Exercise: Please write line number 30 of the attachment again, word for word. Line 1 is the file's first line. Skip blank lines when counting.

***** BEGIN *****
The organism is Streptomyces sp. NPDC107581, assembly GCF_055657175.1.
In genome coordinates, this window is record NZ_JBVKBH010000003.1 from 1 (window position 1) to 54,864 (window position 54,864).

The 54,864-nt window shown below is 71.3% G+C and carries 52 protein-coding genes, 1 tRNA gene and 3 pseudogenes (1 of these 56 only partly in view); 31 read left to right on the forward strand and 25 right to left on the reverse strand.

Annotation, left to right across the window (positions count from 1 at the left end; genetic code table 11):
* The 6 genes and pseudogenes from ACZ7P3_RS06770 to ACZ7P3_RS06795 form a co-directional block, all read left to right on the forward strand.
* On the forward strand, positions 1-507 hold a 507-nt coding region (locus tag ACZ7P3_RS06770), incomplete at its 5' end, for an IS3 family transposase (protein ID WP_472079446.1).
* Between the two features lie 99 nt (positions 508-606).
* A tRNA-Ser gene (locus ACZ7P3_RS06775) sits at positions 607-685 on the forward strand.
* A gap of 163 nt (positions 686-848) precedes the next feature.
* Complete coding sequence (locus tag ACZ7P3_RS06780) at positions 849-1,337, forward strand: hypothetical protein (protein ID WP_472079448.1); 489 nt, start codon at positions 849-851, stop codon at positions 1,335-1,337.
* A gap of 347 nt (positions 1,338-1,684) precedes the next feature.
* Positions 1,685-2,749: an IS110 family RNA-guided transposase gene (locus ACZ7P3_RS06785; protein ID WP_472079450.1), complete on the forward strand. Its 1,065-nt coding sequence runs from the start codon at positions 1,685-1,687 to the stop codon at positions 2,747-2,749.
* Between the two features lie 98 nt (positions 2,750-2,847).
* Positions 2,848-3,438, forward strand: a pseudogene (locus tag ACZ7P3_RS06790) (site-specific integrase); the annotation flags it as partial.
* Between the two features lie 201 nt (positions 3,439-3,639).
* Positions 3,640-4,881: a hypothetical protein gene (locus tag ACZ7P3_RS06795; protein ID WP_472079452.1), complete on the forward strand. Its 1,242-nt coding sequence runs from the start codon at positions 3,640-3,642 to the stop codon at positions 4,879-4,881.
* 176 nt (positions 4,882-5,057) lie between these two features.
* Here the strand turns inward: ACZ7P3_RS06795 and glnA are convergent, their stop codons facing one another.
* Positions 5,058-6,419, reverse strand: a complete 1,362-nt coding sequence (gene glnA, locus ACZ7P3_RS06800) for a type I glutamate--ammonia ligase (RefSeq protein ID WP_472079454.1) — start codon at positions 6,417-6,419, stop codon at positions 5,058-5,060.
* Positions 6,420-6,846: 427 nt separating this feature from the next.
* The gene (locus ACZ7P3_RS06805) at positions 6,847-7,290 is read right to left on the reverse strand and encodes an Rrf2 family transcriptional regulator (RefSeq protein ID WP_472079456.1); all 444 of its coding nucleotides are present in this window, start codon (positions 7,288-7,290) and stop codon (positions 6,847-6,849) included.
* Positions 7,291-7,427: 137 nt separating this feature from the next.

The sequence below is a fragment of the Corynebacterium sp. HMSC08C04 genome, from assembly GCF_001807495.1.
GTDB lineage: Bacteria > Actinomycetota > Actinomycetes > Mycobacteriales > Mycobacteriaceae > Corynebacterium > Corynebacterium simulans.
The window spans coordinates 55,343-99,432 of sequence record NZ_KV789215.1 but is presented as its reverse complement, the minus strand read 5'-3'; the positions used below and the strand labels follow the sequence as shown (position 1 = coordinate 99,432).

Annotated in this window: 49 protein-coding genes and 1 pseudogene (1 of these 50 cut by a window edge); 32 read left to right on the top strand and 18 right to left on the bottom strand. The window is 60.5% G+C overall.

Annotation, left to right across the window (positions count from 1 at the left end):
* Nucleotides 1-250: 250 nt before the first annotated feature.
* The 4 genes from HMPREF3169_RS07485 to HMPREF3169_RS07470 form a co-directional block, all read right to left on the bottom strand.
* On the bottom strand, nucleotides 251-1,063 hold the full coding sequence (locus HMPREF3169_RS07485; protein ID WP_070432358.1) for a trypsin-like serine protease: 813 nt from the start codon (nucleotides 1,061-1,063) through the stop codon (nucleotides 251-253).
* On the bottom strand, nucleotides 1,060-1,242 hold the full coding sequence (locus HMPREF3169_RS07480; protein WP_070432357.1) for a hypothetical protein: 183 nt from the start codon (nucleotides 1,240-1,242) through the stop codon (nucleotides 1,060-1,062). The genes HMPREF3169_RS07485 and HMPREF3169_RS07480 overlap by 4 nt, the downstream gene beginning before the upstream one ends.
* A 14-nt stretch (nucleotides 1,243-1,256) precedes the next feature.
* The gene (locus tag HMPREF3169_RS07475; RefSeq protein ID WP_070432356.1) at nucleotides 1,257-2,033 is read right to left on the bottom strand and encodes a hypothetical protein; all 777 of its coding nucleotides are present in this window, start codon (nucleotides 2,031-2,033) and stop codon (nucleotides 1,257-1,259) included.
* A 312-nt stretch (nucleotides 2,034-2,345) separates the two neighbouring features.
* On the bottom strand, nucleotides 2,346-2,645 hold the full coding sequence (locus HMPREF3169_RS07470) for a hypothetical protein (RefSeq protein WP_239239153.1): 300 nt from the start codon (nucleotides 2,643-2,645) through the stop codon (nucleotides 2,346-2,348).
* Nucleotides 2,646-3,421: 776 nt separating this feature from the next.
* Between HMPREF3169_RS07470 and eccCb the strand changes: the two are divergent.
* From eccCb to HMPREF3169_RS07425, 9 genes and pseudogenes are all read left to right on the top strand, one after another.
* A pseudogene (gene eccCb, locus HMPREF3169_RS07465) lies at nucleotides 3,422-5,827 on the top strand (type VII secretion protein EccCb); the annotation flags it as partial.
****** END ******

* On the bottom strand, nucleotides 251-1,063 hold the full coding sequence (locus HMPREF3169_RS07485; protein ID WP_070432358.1) for a trypsin-like serine protease: 813 nt from the start codon (nucleotides 1,061-1,063) through the stop codon (nucleotides 251-253).